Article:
Gift vouchers and gift cards

Laws applying to gift vouchers and gift cards

If a trader uses vouchers and gift cards, they are providing a ‘non-cash payment facility’.

The Australian Securities and Investments Commission (ASIC) has set requirements for vouchers and gift cards, based on the Corporations Act 2001.


  • must clearly display the expiry date
  • can be used more than once
  • cannot be reloaded (i.e. the value cannot be increased or added to)
  • cannot be redeemed for cash unless there is a remaining amount that, in the reasonable opinion of the trader, cannot be conveniently used.

For more information, view ASIC’s Gift Facilities Class Order.

If a trader does not comply with these requirements, they will need to follow the more extensive requirements for non-cash payments listed in the Corporations Act 2001. For more information, read ASIC’s Class Order (05/738) Explanatory Statement.

Customers can lodge a complaint with ASIC about non-compliant gift cards:

Using a gift voucher or gift card after the expiry date

A trader is not obliged to honour a gift card or voucher after the expiry date, unless otherwise negotiated.

If the gift card of voucher does not have an expiry date, the customer may use it for a reasonable length of time after it was originally purchased.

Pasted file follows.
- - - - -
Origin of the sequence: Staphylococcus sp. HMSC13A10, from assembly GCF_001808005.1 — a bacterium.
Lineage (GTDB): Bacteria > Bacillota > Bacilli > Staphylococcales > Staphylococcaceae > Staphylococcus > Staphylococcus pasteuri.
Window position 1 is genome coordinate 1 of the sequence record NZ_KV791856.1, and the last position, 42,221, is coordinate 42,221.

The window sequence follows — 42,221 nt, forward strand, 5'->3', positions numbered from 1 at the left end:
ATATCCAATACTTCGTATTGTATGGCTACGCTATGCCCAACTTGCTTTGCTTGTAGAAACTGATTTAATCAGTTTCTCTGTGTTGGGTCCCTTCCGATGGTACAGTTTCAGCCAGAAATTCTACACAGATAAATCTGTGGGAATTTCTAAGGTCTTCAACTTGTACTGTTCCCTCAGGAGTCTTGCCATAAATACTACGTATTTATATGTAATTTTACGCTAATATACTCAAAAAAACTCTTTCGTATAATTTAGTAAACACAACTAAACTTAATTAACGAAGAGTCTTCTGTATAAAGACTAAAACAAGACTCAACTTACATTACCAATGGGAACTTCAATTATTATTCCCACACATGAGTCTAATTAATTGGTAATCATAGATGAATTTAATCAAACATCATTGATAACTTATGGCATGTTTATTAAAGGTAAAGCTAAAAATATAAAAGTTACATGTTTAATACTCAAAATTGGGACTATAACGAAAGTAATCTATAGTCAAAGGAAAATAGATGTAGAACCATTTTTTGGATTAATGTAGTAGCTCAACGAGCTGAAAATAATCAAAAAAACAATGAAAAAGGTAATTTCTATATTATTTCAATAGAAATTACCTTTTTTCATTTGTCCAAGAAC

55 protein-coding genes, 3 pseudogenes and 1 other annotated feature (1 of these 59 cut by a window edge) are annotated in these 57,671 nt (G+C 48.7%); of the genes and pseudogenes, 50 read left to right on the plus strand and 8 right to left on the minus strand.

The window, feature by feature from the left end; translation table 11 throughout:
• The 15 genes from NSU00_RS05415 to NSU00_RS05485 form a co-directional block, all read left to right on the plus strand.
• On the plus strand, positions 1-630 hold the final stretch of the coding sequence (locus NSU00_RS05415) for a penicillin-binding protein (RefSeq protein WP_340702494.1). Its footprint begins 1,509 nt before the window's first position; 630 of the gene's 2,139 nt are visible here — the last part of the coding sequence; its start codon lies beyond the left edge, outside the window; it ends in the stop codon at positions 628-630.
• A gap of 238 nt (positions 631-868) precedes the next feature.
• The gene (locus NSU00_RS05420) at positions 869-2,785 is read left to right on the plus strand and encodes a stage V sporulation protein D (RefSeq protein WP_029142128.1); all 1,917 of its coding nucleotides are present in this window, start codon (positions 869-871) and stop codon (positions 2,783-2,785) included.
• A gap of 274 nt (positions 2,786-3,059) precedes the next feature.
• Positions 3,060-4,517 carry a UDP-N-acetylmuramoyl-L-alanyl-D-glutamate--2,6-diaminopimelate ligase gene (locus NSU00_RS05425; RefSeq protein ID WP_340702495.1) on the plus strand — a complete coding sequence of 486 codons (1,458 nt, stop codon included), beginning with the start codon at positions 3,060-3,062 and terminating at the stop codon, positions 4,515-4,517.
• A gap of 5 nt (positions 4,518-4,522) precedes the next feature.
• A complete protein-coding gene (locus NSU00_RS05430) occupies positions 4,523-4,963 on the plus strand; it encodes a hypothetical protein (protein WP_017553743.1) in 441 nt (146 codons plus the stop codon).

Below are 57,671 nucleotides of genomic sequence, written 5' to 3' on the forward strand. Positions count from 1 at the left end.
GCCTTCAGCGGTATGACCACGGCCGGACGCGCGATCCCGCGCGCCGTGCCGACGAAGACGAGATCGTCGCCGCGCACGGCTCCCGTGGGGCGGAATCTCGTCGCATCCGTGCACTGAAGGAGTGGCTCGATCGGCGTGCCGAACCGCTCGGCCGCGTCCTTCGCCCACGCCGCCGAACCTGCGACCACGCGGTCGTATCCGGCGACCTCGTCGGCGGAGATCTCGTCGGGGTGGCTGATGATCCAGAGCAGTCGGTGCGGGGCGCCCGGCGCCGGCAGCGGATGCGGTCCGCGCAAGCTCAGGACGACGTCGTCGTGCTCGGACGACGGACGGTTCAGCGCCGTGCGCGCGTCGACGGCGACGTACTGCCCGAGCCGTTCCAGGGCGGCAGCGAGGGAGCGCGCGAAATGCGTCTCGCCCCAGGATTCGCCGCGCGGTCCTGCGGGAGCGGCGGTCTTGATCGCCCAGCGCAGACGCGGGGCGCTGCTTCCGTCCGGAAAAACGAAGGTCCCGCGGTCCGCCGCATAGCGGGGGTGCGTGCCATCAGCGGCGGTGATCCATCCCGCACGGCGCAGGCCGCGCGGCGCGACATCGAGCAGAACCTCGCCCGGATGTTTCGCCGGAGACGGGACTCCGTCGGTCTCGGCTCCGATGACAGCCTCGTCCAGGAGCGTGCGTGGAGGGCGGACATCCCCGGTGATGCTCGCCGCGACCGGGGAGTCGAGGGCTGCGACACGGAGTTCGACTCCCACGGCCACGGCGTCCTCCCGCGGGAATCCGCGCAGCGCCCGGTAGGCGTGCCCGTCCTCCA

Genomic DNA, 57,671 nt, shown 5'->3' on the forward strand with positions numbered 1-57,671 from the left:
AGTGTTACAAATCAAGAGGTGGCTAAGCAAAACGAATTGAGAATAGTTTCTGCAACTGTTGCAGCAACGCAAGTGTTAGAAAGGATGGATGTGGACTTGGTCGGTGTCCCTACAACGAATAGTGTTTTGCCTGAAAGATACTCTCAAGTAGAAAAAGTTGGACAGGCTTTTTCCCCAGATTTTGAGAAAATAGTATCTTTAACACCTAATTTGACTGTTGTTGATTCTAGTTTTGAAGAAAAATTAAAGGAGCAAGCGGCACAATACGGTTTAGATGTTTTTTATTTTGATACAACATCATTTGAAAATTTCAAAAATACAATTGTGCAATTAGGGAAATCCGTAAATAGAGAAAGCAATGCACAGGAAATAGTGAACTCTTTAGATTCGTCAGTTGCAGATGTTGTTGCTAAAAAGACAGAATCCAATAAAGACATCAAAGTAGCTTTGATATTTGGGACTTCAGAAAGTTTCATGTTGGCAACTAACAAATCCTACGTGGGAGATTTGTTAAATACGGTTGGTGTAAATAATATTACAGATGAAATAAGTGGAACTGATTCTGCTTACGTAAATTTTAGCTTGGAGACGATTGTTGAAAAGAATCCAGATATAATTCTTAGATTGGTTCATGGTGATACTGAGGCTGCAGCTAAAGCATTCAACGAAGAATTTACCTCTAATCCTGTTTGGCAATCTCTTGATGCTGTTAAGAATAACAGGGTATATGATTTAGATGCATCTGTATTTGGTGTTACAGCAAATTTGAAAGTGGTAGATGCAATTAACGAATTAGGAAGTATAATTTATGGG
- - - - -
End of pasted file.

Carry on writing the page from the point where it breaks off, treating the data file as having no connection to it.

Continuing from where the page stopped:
Using a gift card or voucher when the business changes owners

The new owner must honour existing gift cards and vouchers if the business was:

  • sold as a ‘going concern’ (i.e. the assets and liabilities of the business were sold by the previous owner to the new owner)
  • previously owned by a company rather than an individual, and the new owner purchased the shares in the company.

If the new owner refuses to honour a gift card or voucher in these circumstances, consumers can phone Consumer Affairs Victoria on 1300 55 81 81, or make a complaint.

If the company operating the business has been liquidated, the new owner may have only purchased the assets of the business and is not obliged to honour existing gift cards or vouchers. In this situation, the consumer becomes an ‘unsecured creditor’ of the previous company. For more information, view our Insolvency page.

Last updated: 27/05/2015

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